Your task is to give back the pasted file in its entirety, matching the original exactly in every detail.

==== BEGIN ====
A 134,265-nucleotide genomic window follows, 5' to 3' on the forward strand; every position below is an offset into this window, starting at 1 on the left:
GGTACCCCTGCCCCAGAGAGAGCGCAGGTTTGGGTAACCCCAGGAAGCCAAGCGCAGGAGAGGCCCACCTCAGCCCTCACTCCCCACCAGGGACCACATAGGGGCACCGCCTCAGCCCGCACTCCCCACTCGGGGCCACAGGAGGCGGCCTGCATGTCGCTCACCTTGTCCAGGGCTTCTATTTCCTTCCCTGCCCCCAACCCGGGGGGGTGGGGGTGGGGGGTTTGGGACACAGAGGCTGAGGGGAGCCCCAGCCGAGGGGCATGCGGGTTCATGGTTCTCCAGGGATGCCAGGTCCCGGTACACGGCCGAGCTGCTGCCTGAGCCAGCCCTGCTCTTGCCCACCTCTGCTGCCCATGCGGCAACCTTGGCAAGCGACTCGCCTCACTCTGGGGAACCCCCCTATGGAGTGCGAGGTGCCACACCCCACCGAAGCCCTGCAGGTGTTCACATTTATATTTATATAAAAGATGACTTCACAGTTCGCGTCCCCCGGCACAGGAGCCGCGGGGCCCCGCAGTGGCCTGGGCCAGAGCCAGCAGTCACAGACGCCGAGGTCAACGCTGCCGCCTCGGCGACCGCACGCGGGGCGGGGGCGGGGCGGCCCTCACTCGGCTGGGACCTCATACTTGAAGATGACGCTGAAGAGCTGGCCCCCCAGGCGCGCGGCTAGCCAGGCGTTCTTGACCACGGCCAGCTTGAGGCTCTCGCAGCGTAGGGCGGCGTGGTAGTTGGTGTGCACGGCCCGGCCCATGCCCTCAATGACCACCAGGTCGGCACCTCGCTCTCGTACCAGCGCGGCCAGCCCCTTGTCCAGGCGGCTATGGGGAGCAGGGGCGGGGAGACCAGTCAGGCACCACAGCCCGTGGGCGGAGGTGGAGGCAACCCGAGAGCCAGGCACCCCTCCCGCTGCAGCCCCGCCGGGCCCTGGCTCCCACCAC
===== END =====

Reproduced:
A 134,265-nucleotide genomic window follows, 5' to 3' on the forward strand; every position below is an offset into this window, starting at 1 on the left:
GGTACCCCTGCCCCAGAGAGAGCGCAGGTTTGGGTAACCCCAGGAAGCCAAGCGCAGGAGAGGCCCACCTCAGCCCTCACTCCCCACCAGGGACCACATAGGGGCACCGCCTCAGCCCGCACTCCCCACTCGGGGCCACAGGAGGCGGCCTGCATGTCGCTCACCTTGTCCAGGGCTTCTATTTCCTTCCCTGCCCCCAACCCGGGGGGGTGGGGGTGGGGGGTTTGGGACACAGAGGCTGAGGGGAGCCCCAGCCGAGGGGCATGCGGGTTCATGGTTCTCCAGGGATGCCAGGTCCCGGTACACGGCCGAGCTGCTGCCTGAGCCAGCCCTGCTCTTGCCCACCTCTGCTGCCCATGCGGCAACCTTGGCAAGCGACTCGCCTCACTCTGGGGAACCCCCCTATGGAGTGCGAGGTGCCACACCCCACCGAAGCCCTGCAGGTGTTCACATTTATATTTATATAAAAGATGACTTCACAGTTCGCGTCCCCCGGCACAGGAGCCGCGGGGCCCCGCAGTGGCCTGGGCCAGAGCCAGCAGTCACAGACGCCGAGGTCAACGCTGCCGCCTCGGCGACCGCACGCGGGGCGGGGGCGGGGCGGCCCTCACTCGGCTGGGACCTCATACTTGAAGATGACGCTGAAGAGCTGGCCCCCCAGGCGCGCGGCTAGCCAGGCGTTCTTGACCACGGCCAGCTTGAGGCTCTCGCAGCGTAGGGCGGCGTGGTAGTTGGTGTGCACGGCCCGGCCCATGCCCTCAATGACCACCAGGTCGGCACCTCGCTCTCGTACCAGCGCGGCCAGCCCCTTGTCCAGGCGGCTATGGGGAGCAGGGGCGGGGAGACCAGTCAGGCACCACAGCCCGTGGGCGGAGGTGGAGGCAACCCGAGAGCCAGGCACCCCTCCCGCTGCAGCCCCGCCGGGCCCTGGCTCCCACCAC